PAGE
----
Tips To Practice Agility At Home With a Dog
You may have seen agility on TV, or you may have been lucky enough to participate in a local agility experiment yourself. No doubt you think it seems fun to play with your dog. All right, yeah! Dog agility is one of the fastest-growing canine sports in the United States because it's exciting, challenging, and fun.
Of course, an agility course is a good place to start. But maybe your dog is still a puppy, you're still receiving basic obedience, or you want to learn a little bit about things before you jump into the class. In this case, there are a number of things you can do at home to prepare the dog for agility barriers and assess your interest and enthusiasm for the activity. As an added bonus, even these basic skills can help build your dog's confidence, reduce his anxiety, increase his trust and introduce him to new experiences.
Unlike actions like "Leave It" or "Come," agile is just for fun. You don't have to stress about how long it takes your dog to learn these new skills. Start small and slowly raise your expectations and set yourself up for success. Some dogs may be prepared to go beyond basic principles within a few weeks, but others need a more patient approach.
Remember to offer encouragement and praise when your dog is successful.
Agile is a team sport. Without the guidance of his handler, the dog runs on the track without knowing the next obstacle. Despite the distractions and exciting environment, your agile dog must also learn to focus on you. By teaching your dog to make eye contact with you with cues like "look at me" or "look," you can attract more attention. Start with the most interesting places around you, and work your way up to more distracting locations.
Techniques allow you to improve training techniques, such as timing and reward placement. In addition, they can improve the dog's coordination and confidence, which can help improve agility. Certain techniques are especially useful for dogs. For example, teach your dog to touch your hand or target with his nose. You can move the dog or adjust its position by moving the hand or selecting the strategic target position. This comes in handy when teaching him to enter the contact area at the end of the agility barrier. Or try training your dog to walk backward. Backup teaches your dog basic body awareness, as he must pay attention to what all four PAWS are doing. Finally, teaching your dog to jump a hoop is a good introduction to tire jumping.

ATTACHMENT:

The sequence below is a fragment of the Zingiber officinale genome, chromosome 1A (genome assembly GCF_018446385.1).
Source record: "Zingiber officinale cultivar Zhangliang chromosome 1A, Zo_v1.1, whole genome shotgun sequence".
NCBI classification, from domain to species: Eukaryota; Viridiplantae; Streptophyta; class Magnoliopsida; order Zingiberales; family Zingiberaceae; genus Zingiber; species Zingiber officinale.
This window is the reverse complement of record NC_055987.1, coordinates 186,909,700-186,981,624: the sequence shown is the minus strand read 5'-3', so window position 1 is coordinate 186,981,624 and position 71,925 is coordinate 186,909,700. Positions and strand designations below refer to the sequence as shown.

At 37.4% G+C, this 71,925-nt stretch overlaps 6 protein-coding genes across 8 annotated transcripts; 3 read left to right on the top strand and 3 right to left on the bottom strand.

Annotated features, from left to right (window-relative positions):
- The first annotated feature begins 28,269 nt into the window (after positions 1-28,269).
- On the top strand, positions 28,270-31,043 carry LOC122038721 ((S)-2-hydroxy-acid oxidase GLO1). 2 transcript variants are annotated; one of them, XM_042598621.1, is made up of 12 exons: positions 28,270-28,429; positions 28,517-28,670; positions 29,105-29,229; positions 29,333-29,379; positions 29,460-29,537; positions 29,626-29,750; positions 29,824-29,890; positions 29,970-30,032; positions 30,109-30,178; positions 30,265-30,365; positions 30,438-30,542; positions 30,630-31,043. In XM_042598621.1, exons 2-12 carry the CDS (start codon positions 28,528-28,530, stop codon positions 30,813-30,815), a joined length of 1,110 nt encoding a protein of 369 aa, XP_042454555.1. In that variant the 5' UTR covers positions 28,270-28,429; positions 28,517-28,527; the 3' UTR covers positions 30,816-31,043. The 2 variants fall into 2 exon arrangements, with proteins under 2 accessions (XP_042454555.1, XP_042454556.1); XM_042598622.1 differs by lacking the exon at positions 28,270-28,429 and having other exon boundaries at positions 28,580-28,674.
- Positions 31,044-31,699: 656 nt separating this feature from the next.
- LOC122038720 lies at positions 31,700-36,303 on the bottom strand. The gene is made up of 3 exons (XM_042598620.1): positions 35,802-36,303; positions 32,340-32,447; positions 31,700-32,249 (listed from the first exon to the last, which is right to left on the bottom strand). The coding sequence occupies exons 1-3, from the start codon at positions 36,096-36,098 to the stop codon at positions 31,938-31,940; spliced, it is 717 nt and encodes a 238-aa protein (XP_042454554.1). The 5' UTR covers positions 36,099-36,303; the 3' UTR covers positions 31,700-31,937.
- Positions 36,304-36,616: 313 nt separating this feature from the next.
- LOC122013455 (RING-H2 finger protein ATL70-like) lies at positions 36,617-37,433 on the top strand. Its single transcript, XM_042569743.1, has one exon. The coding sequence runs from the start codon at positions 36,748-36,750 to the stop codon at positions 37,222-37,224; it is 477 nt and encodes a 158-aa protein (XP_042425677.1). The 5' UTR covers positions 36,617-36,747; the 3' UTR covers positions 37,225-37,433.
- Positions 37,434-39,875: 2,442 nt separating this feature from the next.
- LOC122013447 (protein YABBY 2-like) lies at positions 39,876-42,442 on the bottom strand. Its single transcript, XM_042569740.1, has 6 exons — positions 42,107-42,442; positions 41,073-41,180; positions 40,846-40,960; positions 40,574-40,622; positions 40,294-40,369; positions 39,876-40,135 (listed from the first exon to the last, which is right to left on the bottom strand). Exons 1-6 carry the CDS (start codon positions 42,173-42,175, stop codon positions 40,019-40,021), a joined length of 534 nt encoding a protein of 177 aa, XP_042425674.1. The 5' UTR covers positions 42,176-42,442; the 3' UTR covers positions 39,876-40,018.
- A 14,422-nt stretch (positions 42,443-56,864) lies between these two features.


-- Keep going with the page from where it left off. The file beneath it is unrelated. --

Techniques that increase a dog's flexibility are very useful for agility training. Spin will cause your dog to spin to the right or left and extend its sides. To start, you can use the new nose positioning technique to guide him into a circle. Bowing is a great way to lengthen a dog's back. Finally, consider teaching your dog to weave figure-of-eight on its legs. Tight turns are great for flexibility and are a good introduction to weaving with braiding rods.
Much of what happens in agility depends on how well the owner handles his or her dog. This includes sending the dog out in front, moving him from one side to the other, or having him work from a distance. Start by teaching your dog to work comfortably on either side of you.
Another introductory handling exercise is to teach your dog to move away from your left or right side. Try throwing things in the desired direction to help him get the basic idea that he doesn't need to be around all the time.
Finally, teach your dog to wrap the object (spin it tightly). This is a good base for turning around corners or between jumps. Use cones, buckets, or even trash cans to get your dog out of the object. Plastic works very well here. Reward any proximity to the object first, then gradually get your dog around and back.